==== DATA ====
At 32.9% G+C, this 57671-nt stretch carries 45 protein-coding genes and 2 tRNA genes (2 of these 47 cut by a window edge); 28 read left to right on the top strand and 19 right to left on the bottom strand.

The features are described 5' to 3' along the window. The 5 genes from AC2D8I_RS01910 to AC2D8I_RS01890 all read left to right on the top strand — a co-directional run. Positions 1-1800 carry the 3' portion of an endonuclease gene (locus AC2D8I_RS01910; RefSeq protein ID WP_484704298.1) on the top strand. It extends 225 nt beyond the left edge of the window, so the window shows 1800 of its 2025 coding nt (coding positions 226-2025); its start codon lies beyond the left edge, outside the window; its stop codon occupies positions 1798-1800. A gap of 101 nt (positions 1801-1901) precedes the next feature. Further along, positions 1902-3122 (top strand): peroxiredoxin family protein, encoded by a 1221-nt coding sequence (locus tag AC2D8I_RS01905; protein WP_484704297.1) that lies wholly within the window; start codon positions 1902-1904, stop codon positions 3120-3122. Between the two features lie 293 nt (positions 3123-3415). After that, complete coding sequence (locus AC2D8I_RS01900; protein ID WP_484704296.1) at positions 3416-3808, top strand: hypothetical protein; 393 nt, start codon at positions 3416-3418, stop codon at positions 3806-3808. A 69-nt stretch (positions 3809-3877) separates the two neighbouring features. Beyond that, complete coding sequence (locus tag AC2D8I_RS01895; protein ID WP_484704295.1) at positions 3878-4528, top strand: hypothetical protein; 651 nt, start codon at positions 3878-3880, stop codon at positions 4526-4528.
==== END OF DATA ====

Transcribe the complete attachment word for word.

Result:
At 32.9% G+C, this 57671-nt stretch carries 45 protein-coding genes and 2 tRNA genes (2 of these 47 cut by a window edge); 28 read left to right on the top strand and 19 right to left on the bottom strand.

The features are described 5' to 3' along the window. The 5 genes from AC2D8I_RS01910 to AC2D8I_RS01890 all read left to right on the top strand — a co-directional run. Positions 1-1800 carry the 3' portion of an endonuclease gene (locus AC2D8I_RS01910; RefSeq protein ID WP_484704298.1) on the top strand. It extends 225 nt beyond the left edge of the window, so the window shows 1800 of its 2025 coding nt (coding positions 226-2025); its start codon lies beyond the left edge, outside the window; its stop codon occupies positions 1798-1800. A gap of 101 nt (positions 1801-1901) precedes the next feature. Further along, positions 1902-3122 (top strand): peroxiredoxin family protein, encoded by a 1221-nt coding sequence (locus tag AC2D8I_RS01905; protein WP_484704297.1) that lies wholly within the window; start codon positions 1902-1904, stop codon positions 3120-3122. Between the two features lie 293 nt (positions 3123-3415). After that, complete coding sequence (locus AC2D8I_RS01900; protein ID WP_484704296.1) at positions 3416-3808, top strand: hypothetical protein; 393 nt, start codon at positions 3416-3418, stop codon at positions 3806-3808. A 69-nt stretch (positions 3809-3877) separates the two neighbouring features. Beyond that, complete coding sequence (locus tag AC2D8I_RS01895; protein ID WP_484704295.1) at positions 3878-4528, top strand: hypothetical protein; 651 nt, start codon at positions 3878-3880, stop codon at positions 4526-4528.